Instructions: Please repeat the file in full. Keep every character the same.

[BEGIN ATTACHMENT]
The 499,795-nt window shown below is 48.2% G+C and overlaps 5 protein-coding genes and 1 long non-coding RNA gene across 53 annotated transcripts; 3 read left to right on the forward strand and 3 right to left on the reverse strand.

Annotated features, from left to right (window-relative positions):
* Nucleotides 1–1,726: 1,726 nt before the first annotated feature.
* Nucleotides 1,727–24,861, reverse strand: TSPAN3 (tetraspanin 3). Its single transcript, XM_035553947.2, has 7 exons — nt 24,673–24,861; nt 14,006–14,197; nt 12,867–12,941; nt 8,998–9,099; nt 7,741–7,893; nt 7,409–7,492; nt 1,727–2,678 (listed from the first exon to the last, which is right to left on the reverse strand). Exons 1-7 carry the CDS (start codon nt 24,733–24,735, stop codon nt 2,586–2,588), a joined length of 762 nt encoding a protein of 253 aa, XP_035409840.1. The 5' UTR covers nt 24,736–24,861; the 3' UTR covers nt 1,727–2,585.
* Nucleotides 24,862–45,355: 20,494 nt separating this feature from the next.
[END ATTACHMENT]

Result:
The 499,795-nt window shown below is 48.2% G+C and overlaps 5 protein-coding genes and 1 long non-coding RNA gene across 53 annotated transcripts; 3 read left to right on the forward strand and 3 right to left on the reverse strand.

Annotated features, from left to right (window-relative positions):
* Nucleotides 1–1,726: 1,726 nt before the first annotated feature.
* Nucleotides 1,727–24,861, reverse strand: TSPAN3 (tetraspanin 3). Its single transcript, XM_035553947.2, has 7 exons — nt 24,673–24,861; nt 14,006–14,197; nt 12,867–12,941; nt 8,998–9,099; nt 7,741–7,893; nt 7,409–7,492; nt 1,727–2,678 (listed from the first exon to the last, which is right to left on the reverse strand). Exons 1-7 carry the CDS (start codon nt 24,733–24,735, stop codon nt 2,586–2,588), a joined length of 762 nt encoding a protein of 253 aa, XP_035409840.1. The 5' UTR covers nt 24,736–24,861; the 3' UTR covers nt 1,727–2,585.
* Nucleotides 24,862–45,355: 20,494 nt separating this feature from the next.